Cardiology, Heart disease, Ischemia, Post-translational modifications, Acetylation


The most common cause of death is cardiovascular disease, with a prevalence of 3,500 per 100,000 people worldwide (Pirani and Khiavi 2017). Tissue ischemia due to cardiovascular diseases induces disorder such as myocardial infarction, pulmonary arterial hypertension, and atherosclerosis. In ischemic cardiomyopathy, heart failure is caused by the cardiac muscle getting damaged due to ischemia and losing its ability to pump blood properly. These ischemic conditions can affect cellular homeostasis and metabolism, which can result in cardiovascular dysfunction. Considering the effect of ischemic cardiomyopathy on the global population, it is vital to understand the impact of ischemia on the cardiac cells and how ischemic condition changes different cellular functions through epigenetic changes.

Epigenetics has been associated with some cardiovascular disease risk factors, so reversing or modifying these changes through drug therapy could reverse or prevent the effects of CVD. A combination of genetics and environmental factors can regulate gene expression dynamically on a physiological level. Additionally, post-translational modifications (PTM) play an important role in cellular gene expression through epigenetic changes.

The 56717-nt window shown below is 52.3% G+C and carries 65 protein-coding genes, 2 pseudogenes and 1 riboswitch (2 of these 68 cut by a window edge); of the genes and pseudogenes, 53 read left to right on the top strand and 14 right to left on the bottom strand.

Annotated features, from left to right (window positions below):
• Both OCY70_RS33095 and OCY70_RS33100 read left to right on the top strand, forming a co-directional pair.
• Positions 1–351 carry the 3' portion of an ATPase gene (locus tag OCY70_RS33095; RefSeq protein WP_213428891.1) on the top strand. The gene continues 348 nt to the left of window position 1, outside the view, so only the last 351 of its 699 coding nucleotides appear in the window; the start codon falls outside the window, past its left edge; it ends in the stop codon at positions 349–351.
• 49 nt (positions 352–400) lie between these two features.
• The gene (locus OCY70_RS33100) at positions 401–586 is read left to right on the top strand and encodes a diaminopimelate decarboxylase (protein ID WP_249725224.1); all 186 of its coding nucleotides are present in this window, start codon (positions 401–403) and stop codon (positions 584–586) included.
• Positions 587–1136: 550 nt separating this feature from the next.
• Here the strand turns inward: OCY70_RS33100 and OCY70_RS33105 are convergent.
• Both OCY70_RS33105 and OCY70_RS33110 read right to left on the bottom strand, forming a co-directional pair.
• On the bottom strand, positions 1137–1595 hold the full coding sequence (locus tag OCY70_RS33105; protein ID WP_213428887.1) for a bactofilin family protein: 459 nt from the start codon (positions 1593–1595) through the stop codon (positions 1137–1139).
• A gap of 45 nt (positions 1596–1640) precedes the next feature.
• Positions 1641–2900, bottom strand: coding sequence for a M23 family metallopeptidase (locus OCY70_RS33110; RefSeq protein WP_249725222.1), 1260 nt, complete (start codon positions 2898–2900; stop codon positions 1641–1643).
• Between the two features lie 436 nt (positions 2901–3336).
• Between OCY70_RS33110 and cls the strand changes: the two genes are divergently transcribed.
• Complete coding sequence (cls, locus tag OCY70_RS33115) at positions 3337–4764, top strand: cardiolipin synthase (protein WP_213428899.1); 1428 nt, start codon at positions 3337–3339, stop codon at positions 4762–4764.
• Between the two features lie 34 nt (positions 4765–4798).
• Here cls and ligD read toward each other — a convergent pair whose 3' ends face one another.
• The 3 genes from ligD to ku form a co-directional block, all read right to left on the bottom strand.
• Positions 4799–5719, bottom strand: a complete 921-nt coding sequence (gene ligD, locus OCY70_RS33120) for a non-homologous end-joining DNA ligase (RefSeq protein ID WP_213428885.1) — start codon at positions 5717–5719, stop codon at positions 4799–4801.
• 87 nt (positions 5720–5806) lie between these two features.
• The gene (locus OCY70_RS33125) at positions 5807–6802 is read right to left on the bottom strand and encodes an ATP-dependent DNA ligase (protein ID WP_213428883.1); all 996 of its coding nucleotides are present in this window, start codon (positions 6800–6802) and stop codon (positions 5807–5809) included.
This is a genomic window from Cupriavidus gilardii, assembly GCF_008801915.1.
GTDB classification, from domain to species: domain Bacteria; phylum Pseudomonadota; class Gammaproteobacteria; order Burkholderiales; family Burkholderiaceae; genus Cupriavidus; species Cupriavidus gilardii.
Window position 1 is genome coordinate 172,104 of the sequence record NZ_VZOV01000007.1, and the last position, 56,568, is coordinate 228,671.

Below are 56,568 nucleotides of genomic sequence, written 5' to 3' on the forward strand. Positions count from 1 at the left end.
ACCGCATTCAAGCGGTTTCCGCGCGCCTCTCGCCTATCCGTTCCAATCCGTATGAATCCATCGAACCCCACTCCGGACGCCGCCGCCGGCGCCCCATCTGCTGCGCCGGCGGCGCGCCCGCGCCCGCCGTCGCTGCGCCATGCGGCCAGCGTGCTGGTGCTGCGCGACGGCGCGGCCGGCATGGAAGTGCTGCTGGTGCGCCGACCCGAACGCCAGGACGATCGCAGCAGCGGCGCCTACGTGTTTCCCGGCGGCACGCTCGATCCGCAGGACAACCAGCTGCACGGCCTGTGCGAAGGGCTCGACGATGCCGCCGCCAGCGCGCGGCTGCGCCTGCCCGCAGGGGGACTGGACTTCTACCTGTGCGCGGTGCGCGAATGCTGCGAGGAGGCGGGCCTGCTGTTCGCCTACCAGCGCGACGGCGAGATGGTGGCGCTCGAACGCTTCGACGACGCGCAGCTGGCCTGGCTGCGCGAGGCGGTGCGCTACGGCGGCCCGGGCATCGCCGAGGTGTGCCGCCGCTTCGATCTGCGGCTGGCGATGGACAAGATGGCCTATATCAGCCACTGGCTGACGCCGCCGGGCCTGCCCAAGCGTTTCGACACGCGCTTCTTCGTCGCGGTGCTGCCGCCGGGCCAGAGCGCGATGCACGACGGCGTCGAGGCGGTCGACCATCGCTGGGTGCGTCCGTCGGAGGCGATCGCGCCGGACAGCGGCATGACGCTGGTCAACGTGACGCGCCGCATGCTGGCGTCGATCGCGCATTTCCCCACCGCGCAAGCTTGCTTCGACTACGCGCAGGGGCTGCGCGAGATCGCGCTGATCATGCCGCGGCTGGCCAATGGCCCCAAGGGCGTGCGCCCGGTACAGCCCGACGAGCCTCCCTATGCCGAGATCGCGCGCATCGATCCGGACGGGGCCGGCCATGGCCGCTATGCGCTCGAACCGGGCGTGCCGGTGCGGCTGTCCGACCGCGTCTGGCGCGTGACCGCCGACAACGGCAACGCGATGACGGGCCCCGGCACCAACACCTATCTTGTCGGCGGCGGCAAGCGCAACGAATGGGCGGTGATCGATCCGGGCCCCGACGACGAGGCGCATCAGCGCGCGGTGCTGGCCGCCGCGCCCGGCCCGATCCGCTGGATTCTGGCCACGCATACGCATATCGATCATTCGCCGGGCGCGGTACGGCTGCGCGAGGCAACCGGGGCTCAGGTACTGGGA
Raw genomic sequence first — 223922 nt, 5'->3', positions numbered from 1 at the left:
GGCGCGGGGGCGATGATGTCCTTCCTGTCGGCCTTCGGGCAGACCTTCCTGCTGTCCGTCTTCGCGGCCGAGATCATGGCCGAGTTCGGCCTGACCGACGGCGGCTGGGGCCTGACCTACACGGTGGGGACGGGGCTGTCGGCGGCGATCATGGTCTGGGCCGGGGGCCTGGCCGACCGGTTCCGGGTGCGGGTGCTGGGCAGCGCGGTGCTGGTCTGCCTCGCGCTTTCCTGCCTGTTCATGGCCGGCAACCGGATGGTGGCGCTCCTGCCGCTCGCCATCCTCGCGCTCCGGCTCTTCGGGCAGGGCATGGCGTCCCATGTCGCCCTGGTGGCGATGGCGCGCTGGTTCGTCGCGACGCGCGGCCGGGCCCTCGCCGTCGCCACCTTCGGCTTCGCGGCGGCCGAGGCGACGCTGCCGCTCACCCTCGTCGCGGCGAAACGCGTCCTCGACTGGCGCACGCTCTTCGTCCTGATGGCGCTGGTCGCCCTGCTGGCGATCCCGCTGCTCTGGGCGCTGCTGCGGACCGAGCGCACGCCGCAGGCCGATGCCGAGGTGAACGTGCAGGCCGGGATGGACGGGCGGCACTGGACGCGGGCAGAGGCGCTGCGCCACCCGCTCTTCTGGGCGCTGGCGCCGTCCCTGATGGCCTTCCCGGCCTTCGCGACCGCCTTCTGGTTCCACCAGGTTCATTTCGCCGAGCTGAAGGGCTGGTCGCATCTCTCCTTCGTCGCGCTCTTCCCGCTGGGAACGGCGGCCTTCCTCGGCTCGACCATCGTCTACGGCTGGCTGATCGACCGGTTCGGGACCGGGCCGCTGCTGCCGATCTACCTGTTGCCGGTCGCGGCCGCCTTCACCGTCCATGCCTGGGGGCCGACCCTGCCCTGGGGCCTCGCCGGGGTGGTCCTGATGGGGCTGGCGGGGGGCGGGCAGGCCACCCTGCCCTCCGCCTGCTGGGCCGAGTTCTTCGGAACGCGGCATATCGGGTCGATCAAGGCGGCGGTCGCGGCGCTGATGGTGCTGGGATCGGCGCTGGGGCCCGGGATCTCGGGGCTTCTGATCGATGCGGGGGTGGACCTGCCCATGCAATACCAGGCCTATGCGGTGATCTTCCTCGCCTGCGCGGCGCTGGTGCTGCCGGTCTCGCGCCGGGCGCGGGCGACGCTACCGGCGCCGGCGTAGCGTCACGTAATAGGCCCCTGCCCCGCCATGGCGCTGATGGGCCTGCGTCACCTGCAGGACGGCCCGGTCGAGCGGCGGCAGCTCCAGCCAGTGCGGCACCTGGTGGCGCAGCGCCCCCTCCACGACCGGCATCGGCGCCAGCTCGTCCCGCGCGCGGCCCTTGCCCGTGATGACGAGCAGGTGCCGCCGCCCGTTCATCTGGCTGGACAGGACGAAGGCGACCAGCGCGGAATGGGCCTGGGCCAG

Neonatal rat primary cardiomyocytes were used to understand the changes in acetylation during ischemic conditions compared to normoxic conditions. Mass spectrometry was performed on proteins isolated from these samples to analyze changes in acetylation due to ischemia. Analysis was performed to link genomic information with higher-order functional information for the identified proteins. These acetylated changes were found to be localized in different subcellular organelles and involved various molecular functions and biological processes. This study aims to identify global acetylation changes in cells exposed to ischemic conditions to identify therapeutic targets to prevent and treat ischemia-mediated heart disease.

Thesis Completion Year


Thesis Completion Semester


Thesis Chair

Manish, Gupta


College of Medicine


Burnett School of Biomedical Sciences

Thesis Discipline




Access Status

Campus Access

Length of Campus Access

3 years

Campus Location

Orlando (Main) Campus